By Economic Development Research Group for the Oregon Business Council, 2007
Concerned about the nature of future highway needs and their impact on the statewide economic competitiveness for the 21st century, the Oregon Business Alliance and other private and public organizations banded together to sponsor a study of these needs and their economic importance for the state's economy in the future. Economic Development Research Group (EDRG) was selected to conduct the study.
The project team first examined the nature of the state economy and found that Oregon's economy is particularly transportation-dependent because of the state's role as an international gateway and domestic distribution hub. Working with transportation models and projections by Oregon Dept. of Transportation, the study examined the nature of traffic conditions across Oregon and how they are forecast to change over the next 25 years. It found that the state has particularly strong rail, marine, highway and air connections to national and international destinations, yet projected growth in freight and general traffic cannot be accommodated on the current system.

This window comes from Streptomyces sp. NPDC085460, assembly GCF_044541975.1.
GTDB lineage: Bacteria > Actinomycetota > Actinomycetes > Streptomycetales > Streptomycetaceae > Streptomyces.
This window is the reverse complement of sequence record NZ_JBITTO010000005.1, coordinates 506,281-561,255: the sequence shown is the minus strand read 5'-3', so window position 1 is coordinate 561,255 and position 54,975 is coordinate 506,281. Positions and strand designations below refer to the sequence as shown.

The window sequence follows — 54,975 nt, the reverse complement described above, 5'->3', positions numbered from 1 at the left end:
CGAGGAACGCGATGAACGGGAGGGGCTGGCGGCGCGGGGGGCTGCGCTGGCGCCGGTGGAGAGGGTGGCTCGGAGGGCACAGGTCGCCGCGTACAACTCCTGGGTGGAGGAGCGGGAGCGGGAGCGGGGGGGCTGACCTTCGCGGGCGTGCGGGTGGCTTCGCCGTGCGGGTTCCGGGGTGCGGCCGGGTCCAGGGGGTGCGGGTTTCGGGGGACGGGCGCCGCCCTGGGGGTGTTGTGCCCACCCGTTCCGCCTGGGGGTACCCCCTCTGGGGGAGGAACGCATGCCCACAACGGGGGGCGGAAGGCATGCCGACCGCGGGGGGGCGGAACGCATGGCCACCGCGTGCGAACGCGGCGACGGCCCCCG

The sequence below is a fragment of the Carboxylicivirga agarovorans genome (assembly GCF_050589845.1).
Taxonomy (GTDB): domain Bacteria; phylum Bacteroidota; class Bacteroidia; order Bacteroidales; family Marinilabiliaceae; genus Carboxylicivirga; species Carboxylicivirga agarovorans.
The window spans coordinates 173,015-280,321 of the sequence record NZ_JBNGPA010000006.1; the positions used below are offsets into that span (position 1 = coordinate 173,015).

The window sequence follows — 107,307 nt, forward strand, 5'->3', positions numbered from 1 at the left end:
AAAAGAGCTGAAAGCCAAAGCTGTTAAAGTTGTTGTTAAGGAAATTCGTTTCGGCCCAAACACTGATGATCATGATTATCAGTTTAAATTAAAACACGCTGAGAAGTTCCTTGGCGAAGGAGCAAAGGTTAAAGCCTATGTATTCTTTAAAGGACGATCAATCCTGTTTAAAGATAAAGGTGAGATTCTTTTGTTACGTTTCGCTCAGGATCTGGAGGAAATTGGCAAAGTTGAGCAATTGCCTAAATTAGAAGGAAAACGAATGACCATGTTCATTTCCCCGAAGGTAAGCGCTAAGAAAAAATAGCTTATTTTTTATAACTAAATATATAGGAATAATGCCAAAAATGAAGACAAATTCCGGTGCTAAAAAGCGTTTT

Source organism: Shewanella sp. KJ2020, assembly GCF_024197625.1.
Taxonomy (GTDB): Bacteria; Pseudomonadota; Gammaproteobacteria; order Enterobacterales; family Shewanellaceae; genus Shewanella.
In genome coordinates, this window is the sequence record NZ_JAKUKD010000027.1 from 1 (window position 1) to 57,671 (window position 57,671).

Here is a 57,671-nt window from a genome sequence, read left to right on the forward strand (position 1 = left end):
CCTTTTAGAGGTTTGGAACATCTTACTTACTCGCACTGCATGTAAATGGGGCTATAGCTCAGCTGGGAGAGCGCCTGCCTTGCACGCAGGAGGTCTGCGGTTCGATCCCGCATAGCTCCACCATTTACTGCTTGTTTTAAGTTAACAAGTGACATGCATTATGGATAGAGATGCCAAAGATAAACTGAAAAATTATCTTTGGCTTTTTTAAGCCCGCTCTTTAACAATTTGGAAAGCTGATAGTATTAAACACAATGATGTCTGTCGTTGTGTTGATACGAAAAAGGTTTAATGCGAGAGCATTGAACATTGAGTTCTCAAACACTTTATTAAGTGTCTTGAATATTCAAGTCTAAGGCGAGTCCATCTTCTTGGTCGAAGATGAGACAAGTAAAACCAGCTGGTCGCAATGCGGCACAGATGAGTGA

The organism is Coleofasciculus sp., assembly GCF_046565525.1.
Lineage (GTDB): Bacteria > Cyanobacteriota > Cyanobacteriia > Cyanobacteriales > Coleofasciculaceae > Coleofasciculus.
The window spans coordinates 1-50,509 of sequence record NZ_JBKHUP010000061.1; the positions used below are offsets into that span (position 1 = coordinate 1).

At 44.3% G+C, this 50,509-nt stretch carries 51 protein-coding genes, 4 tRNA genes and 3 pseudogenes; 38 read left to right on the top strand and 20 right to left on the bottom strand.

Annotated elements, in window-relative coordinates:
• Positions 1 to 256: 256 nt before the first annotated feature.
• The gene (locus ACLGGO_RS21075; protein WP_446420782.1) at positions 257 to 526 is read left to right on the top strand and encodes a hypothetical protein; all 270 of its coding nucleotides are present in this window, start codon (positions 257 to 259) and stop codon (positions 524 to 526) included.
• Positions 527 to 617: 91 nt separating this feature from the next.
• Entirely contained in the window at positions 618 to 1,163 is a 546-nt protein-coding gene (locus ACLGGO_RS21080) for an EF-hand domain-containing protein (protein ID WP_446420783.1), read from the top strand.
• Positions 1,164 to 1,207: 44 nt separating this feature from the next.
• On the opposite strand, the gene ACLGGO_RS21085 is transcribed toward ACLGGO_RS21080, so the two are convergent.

The analysis also showed that a variety of trends – growth in business markets and delivery trip lengths, trends toward larger trucks, greater use of intermodal connections, vehicle weight and size changes, and seasonal tourism – are all affecting future transportation needs and conditions in the state. The study used TREDIS to evaluate future scenarios representing alternative levels of investment in highway and transit transportation infrastructure across the state. It found that investment as called for in the Oregon Transportation Plan can have substantial positive impacts on statewide economic competitiveness and growth. It also concluded that failure to maintain a well-functioning transportation system can reduce the quality of life for Oregon residents and reduce the competitiveness of the state for attracting business investment, affecting future job growth and income for Oregon residents, as well as the income tax base.
The study received extensive coverage by local television and newspaper channels, as well as broader coverage by the Associated Press.
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